Multiplication facts are like sight words; kids need to know them so that their efforts are focused on larger mathematical concepts. If their brain energy is spent on working out 8 x 7 every day, their grasp on the bigger ideas will be weak.
There are, of course, exceptions. Working in a cotaught classroom, I see plenty of kids who are not at the point where memorizing multiplication facts is a realistic or fair expectation yet. In general, though, multiplication facts need to be automatic for your typical fourth grader.
Multiplication facts and long-term memory
To become automatic, multiplication facts must be solidly and comfortably nestled in one’s long-term memory. But with the ever-expanding curricular expectations and assessments barreling towards us each year, how do we find the time and materials to help our students reach this goal?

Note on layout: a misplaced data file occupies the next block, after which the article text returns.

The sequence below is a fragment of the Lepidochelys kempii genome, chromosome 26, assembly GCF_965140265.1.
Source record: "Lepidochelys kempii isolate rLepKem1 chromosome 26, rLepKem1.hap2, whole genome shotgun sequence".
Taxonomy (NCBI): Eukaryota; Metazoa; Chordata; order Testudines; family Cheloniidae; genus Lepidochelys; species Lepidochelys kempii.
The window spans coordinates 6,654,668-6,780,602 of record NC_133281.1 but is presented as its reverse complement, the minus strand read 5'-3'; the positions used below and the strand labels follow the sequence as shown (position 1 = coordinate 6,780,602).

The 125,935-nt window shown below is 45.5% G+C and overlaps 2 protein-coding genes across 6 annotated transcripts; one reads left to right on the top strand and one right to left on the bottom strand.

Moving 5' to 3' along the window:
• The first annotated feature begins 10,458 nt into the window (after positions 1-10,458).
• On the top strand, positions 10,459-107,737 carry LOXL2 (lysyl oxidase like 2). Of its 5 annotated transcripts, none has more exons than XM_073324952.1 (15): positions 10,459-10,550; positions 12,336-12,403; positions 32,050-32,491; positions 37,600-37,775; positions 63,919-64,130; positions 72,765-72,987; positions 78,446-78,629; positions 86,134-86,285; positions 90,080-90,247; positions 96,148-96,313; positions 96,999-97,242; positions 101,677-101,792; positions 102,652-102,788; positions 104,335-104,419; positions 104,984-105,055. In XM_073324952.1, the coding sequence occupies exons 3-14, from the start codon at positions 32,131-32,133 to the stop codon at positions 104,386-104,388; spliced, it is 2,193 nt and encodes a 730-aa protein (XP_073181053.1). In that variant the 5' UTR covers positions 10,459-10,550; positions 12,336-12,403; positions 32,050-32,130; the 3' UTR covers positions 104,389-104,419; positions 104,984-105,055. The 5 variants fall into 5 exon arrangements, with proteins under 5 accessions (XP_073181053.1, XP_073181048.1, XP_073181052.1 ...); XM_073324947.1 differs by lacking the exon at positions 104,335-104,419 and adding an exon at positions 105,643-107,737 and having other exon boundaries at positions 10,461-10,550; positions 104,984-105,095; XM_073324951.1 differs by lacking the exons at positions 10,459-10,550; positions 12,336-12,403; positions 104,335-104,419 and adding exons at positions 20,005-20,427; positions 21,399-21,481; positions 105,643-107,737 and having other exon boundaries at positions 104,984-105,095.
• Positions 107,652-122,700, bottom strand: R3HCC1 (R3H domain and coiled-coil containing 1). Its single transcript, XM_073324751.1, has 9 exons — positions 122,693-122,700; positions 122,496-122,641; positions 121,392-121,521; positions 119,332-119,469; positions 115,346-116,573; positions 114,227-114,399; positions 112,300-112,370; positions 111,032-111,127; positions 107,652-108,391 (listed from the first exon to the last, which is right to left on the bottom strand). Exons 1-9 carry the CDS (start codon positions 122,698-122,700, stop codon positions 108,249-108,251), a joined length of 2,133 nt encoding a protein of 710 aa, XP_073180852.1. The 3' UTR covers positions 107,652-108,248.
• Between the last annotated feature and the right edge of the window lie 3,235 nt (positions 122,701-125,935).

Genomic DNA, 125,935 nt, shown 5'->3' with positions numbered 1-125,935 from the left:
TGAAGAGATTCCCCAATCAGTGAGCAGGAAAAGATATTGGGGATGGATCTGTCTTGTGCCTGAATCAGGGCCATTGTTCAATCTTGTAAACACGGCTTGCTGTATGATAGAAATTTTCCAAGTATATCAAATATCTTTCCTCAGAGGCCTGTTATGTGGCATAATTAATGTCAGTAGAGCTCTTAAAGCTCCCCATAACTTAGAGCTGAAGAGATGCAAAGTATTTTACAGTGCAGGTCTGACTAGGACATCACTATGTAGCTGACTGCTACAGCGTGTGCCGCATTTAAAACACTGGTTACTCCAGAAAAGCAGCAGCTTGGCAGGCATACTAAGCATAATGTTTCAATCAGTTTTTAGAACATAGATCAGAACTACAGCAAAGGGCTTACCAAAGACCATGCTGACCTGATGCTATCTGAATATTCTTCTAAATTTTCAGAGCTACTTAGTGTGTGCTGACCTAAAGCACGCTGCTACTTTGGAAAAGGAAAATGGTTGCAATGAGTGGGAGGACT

The key is consistent and thoughtful practice. A little bit of study every day is not only more valuable than binge-studying, but also easier and more time-efficient. And teaching students to solely focus on the facts they haven’t mastered yet will impressively increase their learning curve.
And, if you really want those multiplication facts to stay put in your kids’ long-term memory, fun must be sprinkled throughout!
Consistency with Multiplication Facts
Like anything, scheduling kids’ multiplication facts practice in school insures that it gets done. Put it in your daily schedule. For example, Monday morning work could be study-your-flashcards-time. Tuesday morning work = Multiplication Bump games. Wednesday = online math games. Thursday = online flashcards. And Friday, review your flashcards for your weekly Multiplication Facts Challenge.